Menu Close

Week 36 – The Complete Story

There are many reasons why writers write. Anger, Revenge, Happiness, Depression, Redemption, Synchronicity, Discovery, Beauty, to Inform, to Inspire, to Entertain…and the list can go on and on why writers write.

As an autobiographical writer, I don’t know the complete story until a character I’ve written about fills me in on his or her side of the story. Many years ago I wrote a chapter in a published novel about my “almost” first sexual experience at the age of 17. I recently met that woman who “almost” gave herself to me. After she read the chapter about the two of us, she filled me in on something that completely blew my mind. It was an extremely important aspect that never entered my thought processes. It was a revelation to me. What I’m getting at is: Revelation is another reason why writers write. Here then is the complete story:

As soon as the senior prom was over, Penny and I drove up to the Hollywood hills. We were parked in an empty lot, the shimmering lights of Los Angeles below us. We were in the front seat of my mother’s Plymouth. Soon she was sitting on my lap, facing me, kissing me passionately and rubbing my lower region with her hand. And there I was, caressing her breasts, something I had never been able to do with a girl in all my years. There was no doubt we were on the brink of coitus—when all of a sudden, interruptus: two flashlights were shining through my car’s steamed-up windows that scared the holy hell out of us.

I wrote a chapter about this incident in my novel Morning Pages and called it “My Almost First Woman.” Last month, at Fairfax High School’s 50-year class reunion, I brought several copies of the novel as a donation for door prizes. When I saw Penny (who really hadn’t changed much in all those years), I gave her a copy of the book and pointed out the chapter I had written about the two of us. I wanted her to know how special that senior prom night was to me. In a letter I received from her a few days ago, she said she “flushed” when she read the chapter, then startled me with a confession.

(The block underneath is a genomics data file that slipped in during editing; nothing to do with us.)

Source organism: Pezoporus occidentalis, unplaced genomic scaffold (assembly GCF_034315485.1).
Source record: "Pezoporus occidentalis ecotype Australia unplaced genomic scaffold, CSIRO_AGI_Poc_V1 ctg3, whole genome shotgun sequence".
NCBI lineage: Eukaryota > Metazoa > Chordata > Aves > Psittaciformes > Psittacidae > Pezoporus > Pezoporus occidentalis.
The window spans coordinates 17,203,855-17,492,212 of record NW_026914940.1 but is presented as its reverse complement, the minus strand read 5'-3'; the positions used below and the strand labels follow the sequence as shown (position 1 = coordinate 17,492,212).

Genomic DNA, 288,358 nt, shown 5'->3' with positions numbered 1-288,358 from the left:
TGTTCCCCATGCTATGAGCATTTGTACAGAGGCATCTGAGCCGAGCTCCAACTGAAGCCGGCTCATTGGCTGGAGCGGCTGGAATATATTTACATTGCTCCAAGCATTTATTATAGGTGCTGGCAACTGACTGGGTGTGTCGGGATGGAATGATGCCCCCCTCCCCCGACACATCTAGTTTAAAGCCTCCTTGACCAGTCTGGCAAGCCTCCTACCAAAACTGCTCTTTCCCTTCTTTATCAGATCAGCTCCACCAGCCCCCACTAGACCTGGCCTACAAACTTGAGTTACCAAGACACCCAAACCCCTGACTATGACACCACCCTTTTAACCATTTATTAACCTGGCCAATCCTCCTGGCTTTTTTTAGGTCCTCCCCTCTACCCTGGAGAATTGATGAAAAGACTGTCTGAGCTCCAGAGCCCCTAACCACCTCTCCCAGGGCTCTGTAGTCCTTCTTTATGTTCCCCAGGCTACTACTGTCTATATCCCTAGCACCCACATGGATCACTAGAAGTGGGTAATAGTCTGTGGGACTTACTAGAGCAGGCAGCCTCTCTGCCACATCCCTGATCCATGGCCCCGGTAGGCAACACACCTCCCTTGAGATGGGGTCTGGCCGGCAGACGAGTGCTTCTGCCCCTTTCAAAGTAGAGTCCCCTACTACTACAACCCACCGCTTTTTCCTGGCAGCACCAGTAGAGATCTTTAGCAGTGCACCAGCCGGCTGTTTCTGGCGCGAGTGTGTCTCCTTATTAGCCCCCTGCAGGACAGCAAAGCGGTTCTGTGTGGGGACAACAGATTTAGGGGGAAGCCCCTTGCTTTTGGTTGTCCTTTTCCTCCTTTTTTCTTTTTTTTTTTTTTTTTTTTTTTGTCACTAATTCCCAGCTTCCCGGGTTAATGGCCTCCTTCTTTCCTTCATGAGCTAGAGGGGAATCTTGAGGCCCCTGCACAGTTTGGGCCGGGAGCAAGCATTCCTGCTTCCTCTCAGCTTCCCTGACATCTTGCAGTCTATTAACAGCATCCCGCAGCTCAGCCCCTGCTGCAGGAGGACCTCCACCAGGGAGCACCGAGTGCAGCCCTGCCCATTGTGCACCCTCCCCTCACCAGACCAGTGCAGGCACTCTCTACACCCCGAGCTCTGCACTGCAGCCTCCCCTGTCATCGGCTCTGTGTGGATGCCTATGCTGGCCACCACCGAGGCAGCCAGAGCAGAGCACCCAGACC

Penny revealed that she and a guy by the name of Ronnie Separsky had set me up. According to their plan, Separsky was to shoot his mouth off to me in civics class about his sexual exploits with her. He started this “bragging” a few weeks before the senior prom was to take place. He was letting me know how easy Penny would be so that when she asked me to the prom I would not hesitate in accepting her invitation. In her letter, Penny explained that Separsky was only her friend and dancing partner, that she had never had sex with him or anyone else in high school. She admitted that she had had a longtime crush on me and figured that their scheme was the only way she could get me to go out with her. I must say it was pretty ingenious plot on their part.

When she asked me to the prom, I of course accepted. What teenage boy who had never gotten to second base with someone of the opposite sex would turn down an invitation from a girl who was not only attractive but who, according to Separsky, was “hot to trot”?

But all of Penny’s and Separsky’s conspiring, all of her pre-prom fantasies and mine, were foiled by two flashlight-wielding cops whose duty, I remember them saying, was to warn “lover’s lane” couples of potential robbers and rapists.

In her letter, Penny divulged that she would have kept up with what we were about to do in my mother’s car if we had gone out again. But like the unthinking, unaware fool that I was back then, I never did call and ask her out.

Over the years I’ve often thought of that prom night and wondered, “What if those cops hadn’t interrupted us?” A couple of scenarios crossed my mind. Penny and I might have started dating, maybe even gotten married, had kids and eventually divorced. The second scenario was, what if she had gotten pregnant the night of the prom? In those days when abortion was prohibited in the United States, we might have driven 130 miles to Tijuana and walked into a sleazy abortion clinic where she might have hemorrhaged and possibly died.

Now that I think of it, maybe those cops really saved us a whole lot of trouble.